Kyle Gisler entered his pleas of guilty Monday in connection with the fatal wreck on May 29, 2009, that killed 72-year-old Antonio Nuncio and injured his 27-year-old granddaughter.
In exchange for his plea of guilty, Gisler, the son of a former Bee County deputy, and his attorney worked out an agreement with Raphael A. Guerrero, special prosecutor with the Office of Attorney General, to have the second degree felony charge of manslaughter reduced to misdemeanor reckless driving. The agreement became final in the courtroom of District Court Judge Mike Welborn.
The agreement calls for Gisler to remain on probation for two years in connection with the charge — the first of two related to the case.
Gisler also pleaded guilty to assault.
That charge, also a misdemeanor, was a reduction from the original 2011 indictment of aggravated assault with a deadly weapon.
In exchange for his plea, Gisler was sentenced again to two years community supervision. The sentences will concurrently.
Gisler was an 18-year-old A.C. Jones High School senior about to graduate on May 29, 2009, when the 2005 Dodge Ram pickup he was driving struck the driver’s side door of a 2003 Ford Escape in the 1500 block of North Washington Street.
According to a police report filed at the time, Nuncio was pulling away from a stop sign from West Inez Street and turning left onto Washington Street when his vehicle was struck.
Gisler and a passenger, 19-year-old Casey Pargman, were in the pickup traveling south on North Washington Street.
BPD Detective Roland Rodriguez said shortly after the accident that Nuncio, a Skidmore resident, was killed instantly.
The granddaughter was taken to Christus Spohn Hospital Beeville complaining of pain in her side.
Gisler also was taken to the hospital for treatment of an injury to his hand, which apparently hit the windshield of the truck when the accident happened.
Beeville police officers investigating the accident were able to determine that Gisler and his passenger were not wearing their seat belts at the time of the accident.
Police Chief Joe Treviño later said the two were cited for that violation. The chief said Gisler also was ticketed for not having a current inspection sticker on the pickup.
A witness told a BPD officer at the scene that the pickup Gisler was driving appeared to be speeding.
Weeks later, accident investigators from the Texas Department of Public Safety were in Beeville looking for evidence that Gisler might have been speeding.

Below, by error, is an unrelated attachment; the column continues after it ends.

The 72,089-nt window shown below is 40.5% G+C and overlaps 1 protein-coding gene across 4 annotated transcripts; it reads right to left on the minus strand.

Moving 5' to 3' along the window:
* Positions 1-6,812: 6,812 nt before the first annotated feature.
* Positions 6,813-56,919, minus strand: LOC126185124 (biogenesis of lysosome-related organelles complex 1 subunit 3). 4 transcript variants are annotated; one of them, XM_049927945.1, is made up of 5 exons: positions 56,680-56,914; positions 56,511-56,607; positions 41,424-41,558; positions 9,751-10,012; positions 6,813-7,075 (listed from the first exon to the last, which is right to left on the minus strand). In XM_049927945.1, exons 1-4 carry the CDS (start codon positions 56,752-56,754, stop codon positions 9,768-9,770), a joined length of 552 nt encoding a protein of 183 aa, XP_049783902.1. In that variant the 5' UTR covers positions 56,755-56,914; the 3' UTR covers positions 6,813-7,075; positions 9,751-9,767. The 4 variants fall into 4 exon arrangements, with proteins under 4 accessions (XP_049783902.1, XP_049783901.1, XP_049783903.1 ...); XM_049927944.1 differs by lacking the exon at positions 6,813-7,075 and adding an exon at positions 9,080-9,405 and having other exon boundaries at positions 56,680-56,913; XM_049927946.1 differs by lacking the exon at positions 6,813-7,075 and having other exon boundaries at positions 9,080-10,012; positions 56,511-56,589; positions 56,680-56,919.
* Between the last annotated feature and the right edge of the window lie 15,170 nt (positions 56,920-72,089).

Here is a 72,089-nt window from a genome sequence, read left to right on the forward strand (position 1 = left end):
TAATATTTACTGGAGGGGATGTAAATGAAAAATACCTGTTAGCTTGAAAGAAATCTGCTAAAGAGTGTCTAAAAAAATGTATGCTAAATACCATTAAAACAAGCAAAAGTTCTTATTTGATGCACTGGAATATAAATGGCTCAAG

Treviño said later the results of that investigation were inconclusive.
According to court records, another reconstruction team was hired by Gisler’s attorney at a cost of $2,500.
Included in the court records was a subpoena for Oscar Cruz, an expert witness out of Brownsville with Major Incident Reconstruction Technologies.
His results were not included in the case file.
Cases of speeding
Included in the court documents of this case is paperwork showing a history of Gisler driving fast.
He was issued a citation by state troopers on Oct. 2, 2008, for driving at an unsafe speed in Bee County and again on Sept. 5, 2009, in Karnes County.
On Oct. 25, 2008, troopers issued him a warning for speeding in Bee County. Likewise, troopers working in Goliad County issued him a warning for speeding on Dec. 18, 2009, as did troopers working in Hale County on Jan. 4 of this year.
A motion filed Jan. 19 reads, “The def has been pulled over numerously and warned (verbally and in writing) by local law enforcement officers to drive more safely.
“These law enforcement officers have spoken to the defendant’s father, Craig Gisler, a fellow peace officer, to encourage his son to slow down while driving.
“The defendant has a reputation in the community for driving recklessly.”
This same document also listed another case of speeding.
“On or about Jan. 2, 2011, in Bee County..., the defendant committed the offense of reckless driving..., a misdemeanor, when he drove 117 mph when the speed limit was 65 mph on Hwy. 181.
“The defendant failed to stop when Bee County Deputy Cecil Daniels activated his headlights and sirens in an attempt to the get the defendant’s vehicle to stop.”
Jason Collins is the editor at the Bee-Picayune and can be reached at 358-2550, ext. 121, or at editor@mySouTex.com.